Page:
Worthy representative of a genre popularized by Metroid and Castlevania with a remarkable use of pixel art, Souldiers is the result of several years of work by the independent studio Retro Forge. This small team based in Madrid signs an exhilarating title that pushes all the cursors in terms of challenge, creativity and above all intensity!
Built as an ambitious metroidvania-style platform action game (understand with truly gigantic maps and environments full of secrets that can only be accessed once you have acquired certain abilities), Souldiers is a very good representative of the genre. He even manages to surprise by involving Trickier and less predictable progression mechanics than most games of this style offer. The game stands out above all for its huge and labyrinthine dungeons which require extensive exploration in every corner of the map in order to discover secret passages which connect the areas as if one fitted puzzle pieces. Here, crystals of light will come, for example, to materialize sand platforms for a limited time, when it is not downright clouds of dust that reveal them to our gaze. There, hydrobubbles will serve as springboards to launch us into the air in the chosen direction. The environment is certainly rather classic in the choice of biomes but it sometimes contains some welcome interactions, even if the idea would have benefited from being dug even more.
A game that claims its Souls-like influence
But Souldiers is also presented as a distant heir to From Software’s Souls (Demon’s Souls, Dark Souls) and his name was clearly not chosen at random. To a certain extent, one could even compare its difficulty to that of Elden Ring. The comparison may seem bold, even pretentious, but we better understand the idea behind it once the controller is in hand. With three character classes to choose from at the start for as many different gameplays, Souldiers already requires quite a bit of practice before being tamed. The difficulty of the software being, to say the least, raised, perfectly mastering the talents of your character is essential to survive in the environments of the game.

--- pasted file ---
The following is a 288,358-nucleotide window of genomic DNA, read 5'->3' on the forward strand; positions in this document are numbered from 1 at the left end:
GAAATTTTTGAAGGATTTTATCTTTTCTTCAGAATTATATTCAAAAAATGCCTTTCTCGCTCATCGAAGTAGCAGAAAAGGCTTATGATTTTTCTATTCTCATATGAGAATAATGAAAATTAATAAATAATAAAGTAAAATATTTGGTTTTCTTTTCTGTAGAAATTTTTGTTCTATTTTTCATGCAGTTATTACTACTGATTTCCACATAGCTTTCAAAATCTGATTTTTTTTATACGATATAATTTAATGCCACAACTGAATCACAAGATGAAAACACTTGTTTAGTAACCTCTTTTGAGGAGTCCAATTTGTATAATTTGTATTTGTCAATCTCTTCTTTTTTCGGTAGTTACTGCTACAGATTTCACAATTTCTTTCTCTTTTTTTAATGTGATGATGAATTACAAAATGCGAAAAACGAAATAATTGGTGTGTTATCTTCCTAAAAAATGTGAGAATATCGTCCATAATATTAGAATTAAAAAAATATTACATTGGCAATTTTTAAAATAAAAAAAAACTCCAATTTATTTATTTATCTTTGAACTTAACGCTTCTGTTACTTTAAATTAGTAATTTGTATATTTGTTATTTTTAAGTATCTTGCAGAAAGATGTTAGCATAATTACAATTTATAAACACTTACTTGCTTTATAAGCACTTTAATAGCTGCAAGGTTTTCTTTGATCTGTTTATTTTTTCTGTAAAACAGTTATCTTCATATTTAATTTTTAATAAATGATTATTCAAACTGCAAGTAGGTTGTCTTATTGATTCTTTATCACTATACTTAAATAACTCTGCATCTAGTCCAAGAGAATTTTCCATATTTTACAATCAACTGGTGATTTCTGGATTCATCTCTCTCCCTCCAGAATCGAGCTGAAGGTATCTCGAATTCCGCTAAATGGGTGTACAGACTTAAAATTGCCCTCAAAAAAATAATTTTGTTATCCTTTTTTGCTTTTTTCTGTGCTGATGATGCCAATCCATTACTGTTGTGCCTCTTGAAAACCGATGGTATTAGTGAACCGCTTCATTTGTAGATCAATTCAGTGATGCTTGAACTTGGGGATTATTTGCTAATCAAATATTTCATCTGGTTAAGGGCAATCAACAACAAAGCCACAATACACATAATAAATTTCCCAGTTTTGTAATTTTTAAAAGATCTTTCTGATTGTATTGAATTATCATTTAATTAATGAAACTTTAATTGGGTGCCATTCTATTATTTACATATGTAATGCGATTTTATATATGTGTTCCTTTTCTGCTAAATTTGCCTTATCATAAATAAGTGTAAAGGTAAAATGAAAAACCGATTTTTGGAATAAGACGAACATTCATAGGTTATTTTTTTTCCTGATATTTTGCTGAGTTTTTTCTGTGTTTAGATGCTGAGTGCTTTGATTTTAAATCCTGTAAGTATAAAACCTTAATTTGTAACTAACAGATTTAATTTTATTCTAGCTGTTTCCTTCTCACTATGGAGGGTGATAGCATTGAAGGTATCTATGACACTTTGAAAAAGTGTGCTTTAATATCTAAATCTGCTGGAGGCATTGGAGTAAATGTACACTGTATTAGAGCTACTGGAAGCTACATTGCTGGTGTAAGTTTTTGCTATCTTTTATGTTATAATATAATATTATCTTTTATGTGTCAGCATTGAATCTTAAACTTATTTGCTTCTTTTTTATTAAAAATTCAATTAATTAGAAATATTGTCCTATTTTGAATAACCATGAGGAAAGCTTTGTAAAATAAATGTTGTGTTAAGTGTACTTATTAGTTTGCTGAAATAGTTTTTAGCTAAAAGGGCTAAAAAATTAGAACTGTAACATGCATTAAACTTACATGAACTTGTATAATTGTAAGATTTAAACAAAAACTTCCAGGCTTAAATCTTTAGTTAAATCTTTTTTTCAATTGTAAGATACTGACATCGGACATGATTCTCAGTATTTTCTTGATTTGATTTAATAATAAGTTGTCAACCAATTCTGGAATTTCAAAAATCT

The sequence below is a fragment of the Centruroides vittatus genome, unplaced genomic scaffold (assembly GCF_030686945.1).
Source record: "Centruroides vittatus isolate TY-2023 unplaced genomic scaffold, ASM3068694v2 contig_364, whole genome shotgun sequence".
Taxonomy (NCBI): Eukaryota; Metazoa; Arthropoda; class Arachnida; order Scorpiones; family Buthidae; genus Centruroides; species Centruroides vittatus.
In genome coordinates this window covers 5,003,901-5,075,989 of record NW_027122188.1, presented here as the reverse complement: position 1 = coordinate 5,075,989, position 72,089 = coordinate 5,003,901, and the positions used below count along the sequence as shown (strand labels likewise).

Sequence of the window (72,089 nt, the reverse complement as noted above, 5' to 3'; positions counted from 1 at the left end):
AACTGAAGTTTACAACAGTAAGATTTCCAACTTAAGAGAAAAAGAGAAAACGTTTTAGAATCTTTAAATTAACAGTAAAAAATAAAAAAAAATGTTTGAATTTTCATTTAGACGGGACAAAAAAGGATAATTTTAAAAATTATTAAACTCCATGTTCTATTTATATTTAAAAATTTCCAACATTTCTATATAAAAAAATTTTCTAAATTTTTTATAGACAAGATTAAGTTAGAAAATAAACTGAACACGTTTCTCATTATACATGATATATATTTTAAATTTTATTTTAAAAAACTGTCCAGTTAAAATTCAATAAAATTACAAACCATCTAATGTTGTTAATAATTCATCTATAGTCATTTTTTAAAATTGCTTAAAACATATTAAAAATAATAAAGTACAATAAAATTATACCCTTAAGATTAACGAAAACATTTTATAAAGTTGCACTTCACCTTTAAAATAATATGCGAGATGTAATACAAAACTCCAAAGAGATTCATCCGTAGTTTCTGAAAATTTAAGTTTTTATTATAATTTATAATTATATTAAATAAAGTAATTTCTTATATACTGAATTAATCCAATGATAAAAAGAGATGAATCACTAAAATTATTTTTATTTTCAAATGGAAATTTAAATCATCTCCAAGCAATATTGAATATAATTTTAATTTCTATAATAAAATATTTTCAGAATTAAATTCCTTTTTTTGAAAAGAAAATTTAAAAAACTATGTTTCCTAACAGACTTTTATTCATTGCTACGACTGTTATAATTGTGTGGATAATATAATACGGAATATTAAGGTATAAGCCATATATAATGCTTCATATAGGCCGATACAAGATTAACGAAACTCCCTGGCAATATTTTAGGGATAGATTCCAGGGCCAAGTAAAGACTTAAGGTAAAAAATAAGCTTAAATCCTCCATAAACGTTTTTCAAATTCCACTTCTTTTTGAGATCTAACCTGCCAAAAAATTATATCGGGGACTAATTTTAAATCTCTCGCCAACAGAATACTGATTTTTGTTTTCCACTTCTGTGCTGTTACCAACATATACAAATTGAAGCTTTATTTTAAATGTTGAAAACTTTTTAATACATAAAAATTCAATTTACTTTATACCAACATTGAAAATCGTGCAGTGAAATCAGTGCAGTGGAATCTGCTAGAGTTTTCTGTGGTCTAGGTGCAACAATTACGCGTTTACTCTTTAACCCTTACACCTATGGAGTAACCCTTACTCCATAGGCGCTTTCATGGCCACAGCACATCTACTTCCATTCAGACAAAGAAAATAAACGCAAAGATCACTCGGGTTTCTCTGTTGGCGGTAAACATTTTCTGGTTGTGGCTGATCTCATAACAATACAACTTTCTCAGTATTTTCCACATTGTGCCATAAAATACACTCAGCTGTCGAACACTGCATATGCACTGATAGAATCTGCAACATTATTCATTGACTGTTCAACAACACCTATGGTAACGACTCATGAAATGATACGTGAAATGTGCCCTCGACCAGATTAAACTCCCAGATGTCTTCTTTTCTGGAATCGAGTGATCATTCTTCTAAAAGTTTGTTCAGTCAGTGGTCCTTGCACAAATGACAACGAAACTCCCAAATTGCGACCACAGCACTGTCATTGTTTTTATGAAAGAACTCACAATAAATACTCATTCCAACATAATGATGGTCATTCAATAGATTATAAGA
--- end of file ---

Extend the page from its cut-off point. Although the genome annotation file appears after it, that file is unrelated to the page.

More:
Defeating the bosses requires making good use of parry, dodging or counter-attack techniques depending on the talents of the character you play: mage, archer or scout. The defense is conditioned by the limit of a stamina gauge which, once broken, takes a very long time to recharge. This encourages you to remain aggressive without exposing yourself to enemy attacks as the life bar is fragile, especially in the skin of the sorcerer. Distrust because simple mutant rats can turn out to be more lively and dangerous than the real bosses with well-defined combat routines, which makes exploring the maps extremely difficult. Not to mention poison, bleed, or curse-type status ailments that literally drain your hit points.
3 character classes to master
Depending on the class chosen at the start (scout, archer or mage), the reflexes are obviously not the same and it is recommended to take the time to start a game for each of them before making your choice. Because it is unfortunately not possible to change it later on the same backup, which in return has the merit of multiplying by 3 the lifespan by encouraging us to start the adventure again with characters with completely different skills. . The scout clearly benefits from the best defense with the possibility of placing counters and special attacks. The mage compensates for his great physical vulnerability with homing shots and explosive techniques. More difficult to master, the archer must count his arrows but can throw his bow boomerang style in the event of close attack.
A mystical world beyond death
Even if he is not necessarily very talkative, Souldiers remains deftly scripted through the encounter with colorful non-player characters who really play a part in the unfolding of the story. The theme of a mystical world located on the border between life and death is in particular the opportunity to meet valkyries there who are in charge of transferring the souls of the heroes without their true intentions being revealed to us too quickly. Nothing to do with the ubiquitous narration of a Valkyrie Profile, we agree, but the wink remains interesting.
The gaming universe is full of clever finds. The great pyramid is very interesting in its ability to make us lose our sense of direction by multiplying the traps and accesses to unlock. Like the submerged laboratory or the floating module area, a sort of gigantic flying fortress, the game is totally non-linear to the point of not always being very clear in its objectives. It should also be noted that the test version still had a few bugs (inaccessible portion of the map or teleporters that sometimes refused to work) that we hope to see quickly corrected. Overcrowded screens could also sometimes cause slowdowns, especially with save statues.